Showing 1 - 25 of 691 comments
“Inferno” was also shown in 3-D at the Ambassador Theatre in St. Louis that August. Somebody at TCM needs to do better research.
Two out of the three in the St. Louis metropolitan area were single screeners. The third a twin.
This month (Jan. 2018) marks the 50th anniversary of the opening of Powell Hall, the former St. Louis Theatre. The St.Louis Symphony will be observing the occasion. Further information can be had at: www.slso.org/powellat50
Call me a Doubting Thomas, but I find it difficult to believe the drive in opened in 1948 without speakers and speaker poles.
This is an auditorium view of the Missouri Theatre in St. Louis, not the American (in any of its three locations).
Heavily altered since 1928, but not demolished.
Civilian Conservation Corps…a Roosevelt job-creation agency during the Great Depression.
To clarify: Duggan & Huff the architects of the 1910 structure; Barnes the architect of the 1939 remodel.
Theatre was remodeled in 1939; architect of this was Bruce F. Barnes. Theatre had closed in May 1938; reopened in April 1939. With new seats the capacity was listed as 925.
The theatre building is not the building at the corner but the white building just up Union.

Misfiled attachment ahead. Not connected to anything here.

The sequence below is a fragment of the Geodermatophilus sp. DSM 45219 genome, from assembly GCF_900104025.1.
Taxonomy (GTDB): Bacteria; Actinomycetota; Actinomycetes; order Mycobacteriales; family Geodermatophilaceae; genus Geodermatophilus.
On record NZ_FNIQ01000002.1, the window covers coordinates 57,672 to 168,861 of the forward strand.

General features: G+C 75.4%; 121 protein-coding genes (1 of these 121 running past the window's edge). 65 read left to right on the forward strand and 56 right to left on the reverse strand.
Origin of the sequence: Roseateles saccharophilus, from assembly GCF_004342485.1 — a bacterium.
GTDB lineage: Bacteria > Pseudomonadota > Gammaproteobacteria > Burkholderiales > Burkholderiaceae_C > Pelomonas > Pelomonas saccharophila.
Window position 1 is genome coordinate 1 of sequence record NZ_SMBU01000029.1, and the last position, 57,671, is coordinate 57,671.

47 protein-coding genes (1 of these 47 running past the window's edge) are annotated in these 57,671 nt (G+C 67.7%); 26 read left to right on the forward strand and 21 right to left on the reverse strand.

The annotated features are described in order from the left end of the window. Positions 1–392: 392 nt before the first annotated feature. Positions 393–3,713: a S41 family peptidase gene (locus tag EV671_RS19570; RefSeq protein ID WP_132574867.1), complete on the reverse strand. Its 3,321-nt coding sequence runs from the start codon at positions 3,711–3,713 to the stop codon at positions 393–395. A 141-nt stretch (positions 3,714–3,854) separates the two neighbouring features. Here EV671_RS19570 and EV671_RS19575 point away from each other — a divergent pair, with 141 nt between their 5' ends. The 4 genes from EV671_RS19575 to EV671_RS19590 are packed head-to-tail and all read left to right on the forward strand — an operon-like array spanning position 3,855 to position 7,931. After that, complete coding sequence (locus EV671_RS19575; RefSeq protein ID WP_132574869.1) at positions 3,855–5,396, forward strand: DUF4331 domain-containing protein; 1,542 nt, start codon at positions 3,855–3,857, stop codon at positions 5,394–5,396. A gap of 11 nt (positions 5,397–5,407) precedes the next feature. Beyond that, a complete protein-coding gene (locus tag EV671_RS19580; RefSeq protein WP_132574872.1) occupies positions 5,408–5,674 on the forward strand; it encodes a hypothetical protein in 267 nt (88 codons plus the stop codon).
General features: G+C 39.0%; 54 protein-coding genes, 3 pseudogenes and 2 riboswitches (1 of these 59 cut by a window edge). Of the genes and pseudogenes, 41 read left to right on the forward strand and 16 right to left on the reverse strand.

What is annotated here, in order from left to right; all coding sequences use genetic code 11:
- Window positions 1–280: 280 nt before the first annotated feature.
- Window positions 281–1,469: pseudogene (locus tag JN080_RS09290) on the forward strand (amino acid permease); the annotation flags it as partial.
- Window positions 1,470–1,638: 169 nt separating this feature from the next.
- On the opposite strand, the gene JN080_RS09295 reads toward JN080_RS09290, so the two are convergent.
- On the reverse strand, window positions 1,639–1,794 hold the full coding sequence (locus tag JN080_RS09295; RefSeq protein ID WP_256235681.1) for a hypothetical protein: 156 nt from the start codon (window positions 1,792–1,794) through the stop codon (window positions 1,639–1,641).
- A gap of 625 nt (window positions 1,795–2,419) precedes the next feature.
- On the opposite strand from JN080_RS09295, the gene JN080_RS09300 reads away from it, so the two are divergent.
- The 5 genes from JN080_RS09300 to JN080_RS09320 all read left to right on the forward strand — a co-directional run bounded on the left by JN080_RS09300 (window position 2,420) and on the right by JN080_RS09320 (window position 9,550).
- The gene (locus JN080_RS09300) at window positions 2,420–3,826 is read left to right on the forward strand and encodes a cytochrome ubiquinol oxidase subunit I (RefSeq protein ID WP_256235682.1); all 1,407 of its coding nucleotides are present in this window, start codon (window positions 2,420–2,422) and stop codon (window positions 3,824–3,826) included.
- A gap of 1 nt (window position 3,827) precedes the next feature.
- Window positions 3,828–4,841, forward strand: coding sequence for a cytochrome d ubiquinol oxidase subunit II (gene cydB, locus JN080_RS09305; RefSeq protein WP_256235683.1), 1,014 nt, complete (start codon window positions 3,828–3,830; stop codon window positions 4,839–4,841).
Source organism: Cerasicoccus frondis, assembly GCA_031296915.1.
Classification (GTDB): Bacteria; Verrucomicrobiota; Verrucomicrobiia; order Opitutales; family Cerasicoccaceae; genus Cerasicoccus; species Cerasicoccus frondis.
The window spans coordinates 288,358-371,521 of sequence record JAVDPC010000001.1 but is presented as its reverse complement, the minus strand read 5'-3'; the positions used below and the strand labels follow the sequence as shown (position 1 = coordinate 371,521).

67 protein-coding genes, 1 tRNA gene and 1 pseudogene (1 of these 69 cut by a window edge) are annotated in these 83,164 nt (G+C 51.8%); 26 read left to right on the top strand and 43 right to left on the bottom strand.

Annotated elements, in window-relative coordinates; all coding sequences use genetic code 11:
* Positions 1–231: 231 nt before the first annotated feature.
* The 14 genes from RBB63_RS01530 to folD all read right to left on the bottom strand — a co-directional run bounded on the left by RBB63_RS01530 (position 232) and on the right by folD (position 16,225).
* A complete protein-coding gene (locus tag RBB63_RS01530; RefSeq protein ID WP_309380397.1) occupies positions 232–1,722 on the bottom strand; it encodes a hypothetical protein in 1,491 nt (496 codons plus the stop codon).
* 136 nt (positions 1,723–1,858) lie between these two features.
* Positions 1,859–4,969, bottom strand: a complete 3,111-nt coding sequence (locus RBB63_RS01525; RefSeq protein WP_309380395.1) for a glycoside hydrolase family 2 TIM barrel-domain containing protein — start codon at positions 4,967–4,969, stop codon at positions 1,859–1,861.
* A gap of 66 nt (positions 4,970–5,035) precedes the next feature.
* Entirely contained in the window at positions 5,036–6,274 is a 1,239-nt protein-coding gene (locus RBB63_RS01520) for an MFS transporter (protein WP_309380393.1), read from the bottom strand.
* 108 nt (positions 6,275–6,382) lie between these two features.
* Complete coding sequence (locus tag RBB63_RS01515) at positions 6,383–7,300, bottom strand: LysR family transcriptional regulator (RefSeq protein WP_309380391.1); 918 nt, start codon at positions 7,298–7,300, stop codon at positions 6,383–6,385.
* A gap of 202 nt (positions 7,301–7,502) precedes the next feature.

Anyone want to start a new website: Legitimate Theatre Treasures?
Notice that Bret Eddy drew this; this means this is from a publication of the Theatre Historical Society.
The final use of the theatre was a three-day run of the Russian film “Chapayev.” The run ended October 1, 1935.
A demolition permit was issued in December 1948 with actual razing occurring in December 1949.
The architect of the theatre was G. Albert Lansburgh.
Rapp & Rapp designed the office building which housed the theatre.
Labor Day in 1917 was September 3rd.
Theatre opened August 8, 1940. Theatre did not “become” an African-American theatre; it always was.
Any identification of the organist? It is not Stan Kann.
Theatre was listed in the 1956 Film Daily Year Book.
Interesting that a non-Disney film gets “top billing” on the El Cap’s homepage.
About 10-12 blocks away.
Photo dates from November, 1930.
A few of the comments refer to this theatre as the Park. When did the name change occur?
The neighboring space is where office building stands. It opened in mid-1924.
A full-blown afternoon of Wurlitzer organ is scheduled for Sunday August 13th, 2017 at 2PM. As two years ago the program features Jack Moelmann, this time with Dave Wickerham and Justin LaVoie also at the console. A rare opportunity to hear the instrument in something besides the 15-minute snapshot included in some of the tours.
Opening ad copy: “Opening Tonight, May 3rd, with Eddie Cantor in ‘The Kid From Spain.’ Owned and Operated by Edward Bischoff, James Wilson, Wallace Kieselhorst.”